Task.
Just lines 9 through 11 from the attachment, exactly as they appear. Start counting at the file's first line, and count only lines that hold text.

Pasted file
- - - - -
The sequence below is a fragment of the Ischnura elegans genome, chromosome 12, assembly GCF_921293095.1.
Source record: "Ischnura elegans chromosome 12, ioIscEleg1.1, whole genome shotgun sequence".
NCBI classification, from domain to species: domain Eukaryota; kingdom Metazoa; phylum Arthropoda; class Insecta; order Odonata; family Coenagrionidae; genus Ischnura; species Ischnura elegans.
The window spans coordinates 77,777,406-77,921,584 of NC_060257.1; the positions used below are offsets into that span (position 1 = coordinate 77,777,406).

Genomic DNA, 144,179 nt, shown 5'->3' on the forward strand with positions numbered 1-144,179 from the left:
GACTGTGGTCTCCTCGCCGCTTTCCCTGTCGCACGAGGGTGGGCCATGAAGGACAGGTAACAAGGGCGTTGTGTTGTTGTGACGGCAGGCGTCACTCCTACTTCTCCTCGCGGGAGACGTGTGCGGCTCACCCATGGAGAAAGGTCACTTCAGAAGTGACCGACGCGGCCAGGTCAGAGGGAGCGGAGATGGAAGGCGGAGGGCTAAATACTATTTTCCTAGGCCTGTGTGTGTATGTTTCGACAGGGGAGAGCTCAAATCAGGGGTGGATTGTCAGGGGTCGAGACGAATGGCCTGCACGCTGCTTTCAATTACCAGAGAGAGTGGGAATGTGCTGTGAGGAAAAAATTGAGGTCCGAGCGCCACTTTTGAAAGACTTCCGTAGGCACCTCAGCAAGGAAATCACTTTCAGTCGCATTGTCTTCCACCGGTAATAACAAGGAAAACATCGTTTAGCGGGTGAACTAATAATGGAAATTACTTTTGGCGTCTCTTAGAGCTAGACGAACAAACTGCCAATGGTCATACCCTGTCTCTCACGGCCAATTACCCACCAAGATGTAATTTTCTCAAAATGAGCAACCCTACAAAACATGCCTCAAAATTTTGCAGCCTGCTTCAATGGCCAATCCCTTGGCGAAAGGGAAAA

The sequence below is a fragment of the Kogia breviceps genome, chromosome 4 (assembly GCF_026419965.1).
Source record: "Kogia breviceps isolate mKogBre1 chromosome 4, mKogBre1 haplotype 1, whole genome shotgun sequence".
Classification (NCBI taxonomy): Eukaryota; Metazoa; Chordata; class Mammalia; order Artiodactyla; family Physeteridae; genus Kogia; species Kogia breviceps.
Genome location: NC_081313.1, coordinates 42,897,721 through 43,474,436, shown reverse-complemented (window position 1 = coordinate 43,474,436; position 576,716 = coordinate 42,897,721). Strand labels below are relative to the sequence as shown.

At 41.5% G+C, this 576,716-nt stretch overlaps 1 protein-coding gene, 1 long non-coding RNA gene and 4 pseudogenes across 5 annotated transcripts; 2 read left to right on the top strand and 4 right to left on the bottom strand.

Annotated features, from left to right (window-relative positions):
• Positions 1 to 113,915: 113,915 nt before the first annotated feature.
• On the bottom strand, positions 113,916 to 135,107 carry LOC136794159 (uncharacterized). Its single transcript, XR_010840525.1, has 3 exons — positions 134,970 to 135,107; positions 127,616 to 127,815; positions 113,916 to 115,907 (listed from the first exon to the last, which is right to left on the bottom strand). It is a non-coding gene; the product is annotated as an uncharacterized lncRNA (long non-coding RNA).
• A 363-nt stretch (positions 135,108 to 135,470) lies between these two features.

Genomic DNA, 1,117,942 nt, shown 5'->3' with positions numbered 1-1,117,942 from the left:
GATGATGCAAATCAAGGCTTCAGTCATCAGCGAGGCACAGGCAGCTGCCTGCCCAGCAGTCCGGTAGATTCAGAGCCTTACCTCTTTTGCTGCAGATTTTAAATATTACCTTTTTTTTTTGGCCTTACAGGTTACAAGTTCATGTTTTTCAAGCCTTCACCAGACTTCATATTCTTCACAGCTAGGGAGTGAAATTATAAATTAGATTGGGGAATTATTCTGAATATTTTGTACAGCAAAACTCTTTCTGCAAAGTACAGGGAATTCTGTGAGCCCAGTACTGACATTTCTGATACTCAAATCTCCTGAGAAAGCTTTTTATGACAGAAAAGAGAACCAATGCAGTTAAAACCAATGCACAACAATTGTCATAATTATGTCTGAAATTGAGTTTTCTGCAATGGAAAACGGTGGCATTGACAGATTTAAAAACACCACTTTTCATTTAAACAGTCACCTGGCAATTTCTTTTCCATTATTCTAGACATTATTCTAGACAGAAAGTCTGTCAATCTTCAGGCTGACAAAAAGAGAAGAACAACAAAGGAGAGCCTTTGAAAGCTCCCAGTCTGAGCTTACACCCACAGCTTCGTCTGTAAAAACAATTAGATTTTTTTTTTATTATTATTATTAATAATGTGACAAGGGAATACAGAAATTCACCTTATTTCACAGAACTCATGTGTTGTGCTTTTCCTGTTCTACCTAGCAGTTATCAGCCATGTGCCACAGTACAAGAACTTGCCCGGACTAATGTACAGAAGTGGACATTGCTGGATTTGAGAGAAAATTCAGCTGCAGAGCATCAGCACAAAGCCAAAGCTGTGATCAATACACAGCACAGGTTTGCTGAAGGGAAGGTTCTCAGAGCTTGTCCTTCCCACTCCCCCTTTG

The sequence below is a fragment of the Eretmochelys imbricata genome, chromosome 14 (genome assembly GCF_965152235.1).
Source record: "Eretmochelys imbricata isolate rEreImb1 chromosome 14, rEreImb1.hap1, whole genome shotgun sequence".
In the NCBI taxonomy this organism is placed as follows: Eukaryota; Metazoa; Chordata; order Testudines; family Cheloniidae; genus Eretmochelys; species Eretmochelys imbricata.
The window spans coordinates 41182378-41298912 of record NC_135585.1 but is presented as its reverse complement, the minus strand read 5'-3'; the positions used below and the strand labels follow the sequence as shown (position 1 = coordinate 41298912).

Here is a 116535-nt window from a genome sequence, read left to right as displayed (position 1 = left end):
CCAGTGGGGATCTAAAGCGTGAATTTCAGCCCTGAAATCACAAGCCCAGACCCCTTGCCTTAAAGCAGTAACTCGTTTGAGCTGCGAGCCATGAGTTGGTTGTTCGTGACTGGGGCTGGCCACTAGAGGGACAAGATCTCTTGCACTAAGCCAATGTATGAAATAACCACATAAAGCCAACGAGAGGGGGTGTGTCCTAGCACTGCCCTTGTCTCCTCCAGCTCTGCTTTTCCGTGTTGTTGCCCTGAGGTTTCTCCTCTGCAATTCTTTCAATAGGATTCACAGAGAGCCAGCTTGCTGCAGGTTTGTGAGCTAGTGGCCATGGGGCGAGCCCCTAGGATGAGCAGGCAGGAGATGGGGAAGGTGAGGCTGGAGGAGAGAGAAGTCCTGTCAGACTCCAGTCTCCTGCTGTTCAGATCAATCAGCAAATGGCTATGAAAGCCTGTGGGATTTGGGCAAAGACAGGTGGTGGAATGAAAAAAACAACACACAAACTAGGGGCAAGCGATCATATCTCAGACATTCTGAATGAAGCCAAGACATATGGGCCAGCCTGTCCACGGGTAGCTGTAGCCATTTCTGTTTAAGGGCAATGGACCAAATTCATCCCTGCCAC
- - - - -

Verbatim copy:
Classification (NCBI taxonomy): Eukaryota; Metazoa; Chordata; class Mammalia; order Artiodactyla; family Physeteridae; genus Kogia; species Kogia breviceps.
Genome location: NC_081313.1, coordinates 42,897,721 through 43,474,436, shown reverse-complemented (window position 1 = coordinate 43,474,436; position 576,716 = coordinate 42,897,721). Strand labels below are relative to the sequence as shown.

At 41.5% G+C, this 576,716-nt stretch overlaps 1 protein-coding gene, 1 long non-coding RNA gene and 4 pseudogenes across 5 annotated transcripts; 2 read left to right on the top strand and 4 right to left on the bottom strand.